July 17, 2020
The Texas Higher Education Coordinating Board has for five years touted goals to equip 60 percent of Texas residents between the ages of 25 to 34 with a postsecondary education by 2030, but a Rice University report predicts it’s unlikely the state will meet the benchmark.
Only 40 percent of Houston residents in that age group and 50 percent throughout Texas will have a post-secondary education by 2030 if new policies or practices aren’t implemented to help meet goals., according to a study by Rice’s Houston Education Research Consortium, part of its Kinder Institute for Urban Research.
The projections, based on past data, are not exempt from error and were made before the COVID-19 pandemic and the resulting economic downtown — factors that will likely affect college attendance, graduation rates, and thus the coordinating board’s “60x30TX” goals, researcher Brian Holzman said.
“Students and their families are re-evaluating their college plans due to financial hardship and the job market,” Holzman said in a statement. “Interventions and supports at school districts and colleges will become more crucial, particularly for students from marginalized backgrounds.”
Higher Education Commissioner Harrison Keller, who leads the coordinating board, said “educational attainment doesn’t always occur a straight line,” but acknowledged that this year is an important benchmark year for the 60x30TX plan.
Keller wrote in a statement that he was encouraged Texas was close to an annual 1.3 percent growth level in educational attainment from 2015 to 2017, but noted more recent data has shown slower progression. Add to that the upheaval and uncertainty Texas is experiencing due to COVID-19, “it is difficult to know what the future will bring,” he said.
“While it is important to increase educational attainment in Texas, it isn’t enough to say 60 percent of current young adults ought to achieve any sort of postsecondary certificate or degree. Some credentials will be especially important for the future of our state. Some will be more valuable for Texas students and their families,” Keller added.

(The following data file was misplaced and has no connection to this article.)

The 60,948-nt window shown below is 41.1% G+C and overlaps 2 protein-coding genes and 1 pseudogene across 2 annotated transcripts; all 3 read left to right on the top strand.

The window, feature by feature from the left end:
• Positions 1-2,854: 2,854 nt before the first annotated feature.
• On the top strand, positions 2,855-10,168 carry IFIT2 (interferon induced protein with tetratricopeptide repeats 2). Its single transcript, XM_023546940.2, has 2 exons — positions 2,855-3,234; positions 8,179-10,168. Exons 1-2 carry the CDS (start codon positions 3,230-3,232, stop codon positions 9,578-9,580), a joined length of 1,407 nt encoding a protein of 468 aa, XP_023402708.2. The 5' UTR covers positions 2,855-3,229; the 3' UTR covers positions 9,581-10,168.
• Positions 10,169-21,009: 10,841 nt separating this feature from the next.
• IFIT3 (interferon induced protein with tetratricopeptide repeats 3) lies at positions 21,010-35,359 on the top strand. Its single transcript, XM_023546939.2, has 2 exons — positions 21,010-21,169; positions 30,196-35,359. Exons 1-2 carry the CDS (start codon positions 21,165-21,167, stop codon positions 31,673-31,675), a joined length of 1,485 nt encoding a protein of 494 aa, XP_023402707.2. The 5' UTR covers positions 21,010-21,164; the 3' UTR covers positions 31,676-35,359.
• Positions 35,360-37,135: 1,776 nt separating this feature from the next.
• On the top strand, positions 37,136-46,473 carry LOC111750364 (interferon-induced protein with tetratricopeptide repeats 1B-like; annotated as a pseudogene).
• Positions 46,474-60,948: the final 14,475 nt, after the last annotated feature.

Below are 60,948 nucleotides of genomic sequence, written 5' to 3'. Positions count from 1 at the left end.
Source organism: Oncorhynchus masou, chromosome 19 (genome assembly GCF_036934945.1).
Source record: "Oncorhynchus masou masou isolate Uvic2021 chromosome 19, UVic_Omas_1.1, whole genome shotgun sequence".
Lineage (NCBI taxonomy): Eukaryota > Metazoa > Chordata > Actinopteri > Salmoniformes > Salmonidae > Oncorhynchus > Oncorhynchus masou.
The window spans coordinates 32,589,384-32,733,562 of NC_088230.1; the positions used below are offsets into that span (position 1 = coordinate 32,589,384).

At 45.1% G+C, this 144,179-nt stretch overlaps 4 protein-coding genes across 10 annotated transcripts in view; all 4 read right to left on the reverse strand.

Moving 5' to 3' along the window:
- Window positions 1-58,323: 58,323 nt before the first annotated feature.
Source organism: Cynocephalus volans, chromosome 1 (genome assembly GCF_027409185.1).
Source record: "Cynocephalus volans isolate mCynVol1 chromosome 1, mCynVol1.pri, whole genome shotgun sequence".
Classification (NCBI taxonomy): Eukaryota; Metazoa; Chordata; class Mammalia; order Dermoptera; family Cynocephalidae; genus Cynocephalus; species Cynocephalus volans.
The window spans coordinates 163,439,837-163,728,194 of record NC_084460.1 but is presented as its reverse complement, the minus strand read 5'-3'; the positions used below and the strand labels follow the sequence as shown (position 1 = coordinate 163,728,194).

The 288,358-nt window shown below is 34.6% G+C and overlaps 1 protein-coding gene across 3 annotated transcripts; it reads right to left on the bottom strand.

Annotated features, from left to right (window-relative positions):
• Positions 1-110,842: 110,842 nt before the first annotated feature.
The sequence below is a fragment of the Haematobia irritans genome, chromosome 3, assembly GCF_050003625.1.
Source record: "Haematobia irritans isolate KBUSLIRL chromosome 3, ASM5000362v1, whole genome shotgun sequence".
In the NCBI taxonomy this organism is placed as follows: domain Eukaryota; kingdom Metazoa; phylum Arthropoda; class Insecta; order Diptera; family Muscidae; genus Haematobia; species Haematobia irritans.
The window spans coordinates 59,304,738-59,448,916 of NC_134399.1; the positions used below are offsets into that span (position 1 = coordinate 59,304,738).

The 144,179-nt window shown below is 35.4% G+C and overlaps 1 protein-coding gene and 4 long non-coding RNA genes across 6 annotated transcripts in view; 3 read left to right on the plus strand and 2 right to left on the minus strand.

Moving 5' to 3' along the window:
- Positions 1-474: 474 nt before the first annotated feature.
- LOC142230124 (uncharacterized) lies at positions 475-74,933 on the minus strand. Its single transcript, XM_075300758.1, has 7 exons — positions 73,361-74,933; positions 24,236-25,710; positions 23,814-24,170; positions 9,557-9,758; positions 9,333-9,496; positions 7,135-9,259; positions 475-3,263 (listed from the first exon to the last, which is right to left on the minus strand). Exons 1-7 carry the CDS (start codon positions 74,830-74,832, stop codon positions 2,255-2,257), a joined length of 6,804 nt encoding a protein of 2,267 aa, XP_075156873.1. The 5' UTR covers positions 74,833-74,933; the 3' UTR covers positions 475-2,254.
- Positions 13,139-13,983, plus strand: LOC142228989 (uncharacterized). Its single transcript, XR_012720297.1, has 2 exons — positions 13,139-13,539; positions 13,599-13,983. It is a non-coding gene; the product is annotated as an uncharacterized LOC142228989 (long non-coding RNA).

“Looking ahead, our state’s higher education institutions will play critical roles in providing individual Texans with opportunities to upskill, reskill and achieve the kinds of high-value credentials that will help drive the recovery of the Texas economy,” Keller sid.
Keller said the board is working with several efforts in the Gulf Coast region to expand efforts through post-secondary education, including Houston Guided Pathways to Success, a program that helps create pathways from Gulf Coast and Houston area community colleges to Houston area universities, and the Greater Houston Partnership/Upskill Houston, an employer-led initiative that helps create a pipeline between skilled workers and employers.
Additionally, Rice researchers predicted that there will be an increasing gap between the supply and demand of college-educated workers.
The report, which analyzed information from the U.S. Census Bureau, the Texas Workforce Commission and Houston Independent School District, says the demand for workers with bachelor’s degree increased by 54 percent between 2013 and 2016 and will continue to grow, as will the shortage of students with degrees. Similarly, the demand for employees with associate’s degrees will increase slightly, but supply will also decrease.
The report reaffirmed the value of higher education, noting that college graduates often earn more than those with a high school diploma. Employees with a bachelor’s degree earned 120 percent more than those with a high school diploma in 2016, and those with a two-year degree earned 70 percent more than high school graduates. That advantage is expected to double for four-year degree holders and will remain constant for those with associate degrees through 2030.
Still, pay equity issues remain, Rice researchers noted.
A seven-year analysis of former HISD students who graduated in spring 2007 through 2009 showed that wages and unemployment insurance benefits people receive early in their careers differ based on gender, race, ethnicity and socioeconomic background. Women with a postsecondary education continued to earn less than men, and Black and Asian people earned less than white people.
Researchers suggested that policymakers and higher education officials develop strategies and new efforts to help students obtain postsecondary credentials, including expanding college and career readiness support and considering the high demand of interpersonal skills in Houston, an area that typically requires one to two years of higher education.
“Otherwise, economic growth may slow or employers may need to attract more educated workers from other parts of the country,” the report read. “Equipping students with interpersonal skills, in addition to academic knowledge, may help students be prepared for the needs of Houston’s growing economy.”
Article originally published in the Houston Chronicle, July 17, 2020